Social media. It permeates every facet of modern society. There are long lists of the positives and negatives of social media. There are pages that inspire you and some that disgust you. In between those two extremes are profiles that seem – superficially -- relatively innocent. However, it is the wide array of “middle-of-the-pack” social media accounts that tend to have the most direct effect on my mental health in regard to cystic fibrosis.
“Middle-of-the-pack” accounts are what typically fill my Instagram and Facebook feeds (as well as TikTok, Twitter, Snapchat) – they are people I know from grade school to college, close and distant relatives, people I have met at different CF and non-CF events, acquaintances, and even a few people I never really liked. I scroll through accomplishments, travel, career advancements, and major life milestones up and down my feed for what seems like an eternity. While I’ve spent the past six years trying to survive cystic fibrosis, everyone else has surpassed me.
Sometimes, I think to myself that I am so far behind my peers in every possible way. My life is not supposed to be like this, and I was put on this earth to achieve so much more than what I have.
Something that increased these feelings for me was being on Trikafta®. For the first time in probably 10 years, I felt good again. I had energy! I was not coughing once a minute, every minute like clockwork. My lung function went up, my fingers were no longer clubbed, and I was in the hospital less. I am so grateful that Trikafta gave me some of my life back. However, the reality of my particular situation is I cannot go back to work just yet – I am still hospitalized at least three times a year, and I still can’t be as active as I would like to be without becoming extremely exhausted.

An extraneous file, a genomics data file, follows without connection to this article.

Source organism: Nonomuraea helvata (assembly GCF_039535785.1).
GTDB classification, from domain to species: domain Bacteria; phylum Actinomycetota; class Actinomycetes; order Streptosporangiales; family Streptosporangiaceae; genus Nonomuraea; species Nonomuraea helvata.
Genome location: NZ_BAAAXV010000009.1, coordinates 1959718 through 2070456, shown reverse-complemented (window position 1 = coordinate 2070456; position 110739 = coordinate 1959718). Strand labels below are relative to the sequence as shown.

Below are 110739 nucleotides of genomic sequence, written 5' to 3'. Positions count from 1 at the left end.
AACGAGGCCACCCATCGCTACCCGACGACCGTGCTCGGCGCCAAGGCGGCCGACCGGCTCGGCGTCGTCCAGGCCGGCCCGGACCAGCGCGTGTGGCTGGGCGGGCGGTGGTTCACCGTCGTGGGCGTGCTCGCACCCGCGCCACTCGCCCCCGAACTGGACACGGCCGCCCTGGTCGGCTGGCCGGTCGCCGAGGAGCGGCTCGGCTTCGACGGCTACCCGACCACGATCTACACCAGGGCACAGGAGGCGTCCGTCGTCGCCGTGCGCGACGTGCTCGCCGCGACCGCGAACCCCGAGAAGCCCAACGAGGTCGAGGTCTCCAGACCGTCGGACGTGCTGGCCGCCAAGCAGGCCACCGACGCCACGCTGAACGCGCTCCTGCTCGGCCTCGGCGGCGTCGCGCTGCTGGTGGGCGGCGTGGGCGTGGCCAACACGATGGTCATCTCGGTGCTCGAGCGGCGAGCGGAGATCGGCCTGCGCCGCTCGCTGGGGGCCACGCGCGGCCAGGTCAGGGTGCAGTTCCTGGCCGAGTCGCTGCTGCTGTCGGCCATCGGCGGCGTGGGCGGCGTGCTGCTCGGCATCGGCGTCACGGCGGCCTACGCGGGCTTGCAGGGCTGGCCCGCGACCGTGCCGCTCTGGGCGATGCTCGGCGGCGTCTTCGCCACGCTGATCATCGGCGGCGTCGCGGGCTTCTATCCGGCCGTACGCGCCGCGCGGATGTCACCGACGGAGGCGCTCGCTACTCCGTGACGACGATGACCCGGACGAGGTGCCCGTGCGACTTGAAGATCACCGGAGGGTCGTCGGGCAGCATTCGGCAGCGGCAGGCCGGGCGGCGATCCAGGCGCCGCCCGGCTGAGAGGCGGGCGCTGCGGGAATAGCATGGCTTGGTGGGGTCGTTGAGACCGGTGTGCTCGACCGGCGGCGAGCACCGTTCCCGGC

Now that I have shared a little about my personal experience, think about yours. Whether you are a CF patient; are the parent, sibling, caregiver, or provider to someone with CF; or someone else entirely, think about how social media makes you feel about cystic fibrosis and the accomplishments, small victories, and even failures that come along with it. Have some thoughts flowing? Good! Let me tell you a little bit about how I learned to process my own feelings about this.
One of the most important forms of self-care I advocate for is therapy. When I was ready, I organized my thoughts on this topic and brought them to my therapist. I usually do this by handwriting lists to bring in, and I usually get a good laugh from my PsyD! I was able to process a lot of the emotions I was feeling – anger, resentment, jealousy, frustration, shame. I was then able to highlight more victories and accomplishments than I thought I had.
I was so focused on everyone else, I lost focus of myself.
After that, the two main “strategies” I learned that helped me the most are positive affirmations and being kind to myself. I usually recite my favorite affirmations to myself in my head. Two of my favorites are, “I am doing my best today,” and “I will not worry about things I cannot control.” If I am having a bad day, I’ll write them down in a journal or on Post-it® Notes that I leave in places I will see throughout the day.
Being kind to myself is a bit harder. I have overcome many obstacles unique to my CF story, and chances are people who see my social media think that’s pretty awesome. I constantly need to remind myself that even though I might not be where I want to be, I am where I’m supposed to be – that means I am alive, I have worked very hard to get here, and I am proud of that.
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